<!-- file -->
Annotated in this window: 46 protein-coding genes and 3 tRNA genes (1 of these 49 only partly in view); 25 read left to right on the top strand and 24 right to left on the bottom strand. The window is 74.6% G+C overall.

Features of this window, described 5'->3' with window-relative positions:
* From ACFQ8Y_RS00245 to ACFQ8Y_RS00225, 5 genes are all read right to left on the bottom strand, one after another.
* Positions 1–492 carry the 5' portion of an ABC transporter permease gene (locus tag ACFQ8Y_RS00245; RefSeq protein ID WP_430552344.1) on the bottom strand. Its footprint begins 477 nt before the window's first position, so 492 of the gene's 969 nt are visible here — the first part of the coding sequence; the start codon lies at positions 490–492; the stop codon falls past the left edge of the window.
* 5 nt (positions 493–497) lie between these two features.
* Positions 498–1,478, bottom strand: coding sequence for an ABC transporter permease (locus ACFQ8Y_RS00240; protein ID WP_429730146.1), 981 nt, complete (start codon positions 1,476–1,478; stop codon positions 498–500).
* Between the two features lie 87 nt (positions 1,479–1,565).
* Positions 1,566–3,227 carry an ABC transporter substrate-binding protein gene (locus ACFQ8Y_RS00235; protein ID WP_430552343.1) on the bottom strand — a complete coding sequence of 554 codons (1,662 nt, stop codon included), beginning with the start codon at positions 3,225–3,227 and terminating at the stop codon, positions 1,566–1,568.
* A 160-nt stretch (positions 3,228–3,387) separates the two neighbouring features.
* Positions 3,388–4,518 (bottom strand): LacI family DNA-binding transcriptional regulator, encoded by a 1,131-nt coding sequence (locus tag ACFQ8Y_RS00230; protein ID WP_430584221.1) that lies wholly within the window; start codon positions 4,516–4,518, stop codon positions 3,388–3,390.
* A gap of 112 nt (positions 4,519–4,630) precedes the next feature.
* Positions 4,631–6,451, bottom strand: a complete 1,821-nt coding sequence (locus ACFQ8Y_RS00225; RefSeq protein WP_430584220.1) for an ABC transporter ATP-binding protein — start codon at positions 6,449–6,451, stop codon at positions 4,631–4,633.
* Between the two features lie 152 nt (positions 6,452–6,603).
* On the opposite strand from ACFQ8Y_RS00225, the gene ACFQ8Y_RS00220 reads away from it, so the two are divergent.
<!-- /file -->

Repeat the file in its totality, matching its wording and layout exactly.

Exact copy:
Annotated in this window: 46 protein-coding genes and 3 tRNA genes (1 of these 49 only partly in view); 25 read left to right on the top strand and 24 right to left on the bottom strand. The window is 74.6% G+C overall.

Features of this window, described 5'->3' with window-relative positions:
* From ACFQ8Y_RS00245 to ACFQ8Y_RS00225, 5 genes are all read right to left on the bottom strand, one after another.
* Positions 1–492 carry the 5' portion of an ABC transporter permease gene (locus tag ACFQ8Y_RS00245; RefSeq protein ID WP_430552344.1) on the bottom strand. Its footprint begins 477 nt before the window's first position, so 492 of the gene's 969 nt are visible here — the first part of the coding sequence; the start codon lies at positions 490–492; the stop codon falls past the left edge of the window.
* 5 nt (positions 493–497) lie between these two features.
* Positions 498–1,478, bottom strand: coding sequence for an ABC transporter permease (locus ACFQ8Y_RS00240; protein ID WP_429730146.1), 981 nt, complete (start codon positions 1,476–1,478; stop codon positions 498–500).
* Between the two features lie 87 nt (positions 1,479–1,565).
* Positions 1,566–3,227 carry an ABC transporter substrate-binding protein gene (locus ACFQ8Y_RS00235; protein ID WP_430552343.1) on the bottom strand — a complete coding sequence of 554 codons (1,662 nt, stop codon included), beginning with the start codon at positions 3,225–3,227 and terminating at the stop codon, positions 1,566–1,568.
* A 160-nt stretch (positions 3,228–3,387) separates the two neighbouring features.
* Positions 3,388–4,518 (bottom strand): LacI family DNA-binding transcriptional regulator, encoded by a 1,131-nt coding sequence (locus tag ACFQ8Y_RS00230; protein ID WP_430584221.1) that lies wholly within the window; start codon positions 4,516–4,518, stop codon positions 3,388–3,390.
* A gap of 112 nt (positions 4,519–4,630) precedes the next feature.
* Positions 4,631–6,451, bottom strand: a complete 1,821-nt coding sequence (locus ACFQ8Y_RS00225; RefSeq protein WP_430584220.1) for an ABC transporter ATP-binding protein — start codon at positions 6,449–6,451, stop codon at positions 4,631–4,633.
* Between the two features lie 152 nt (positions 6,452–6,603).
* On the opposite strand from ACFQ8Y_RS00225, the gene ACFQ8Y_RS00220 reads away from it, so the two are divergent.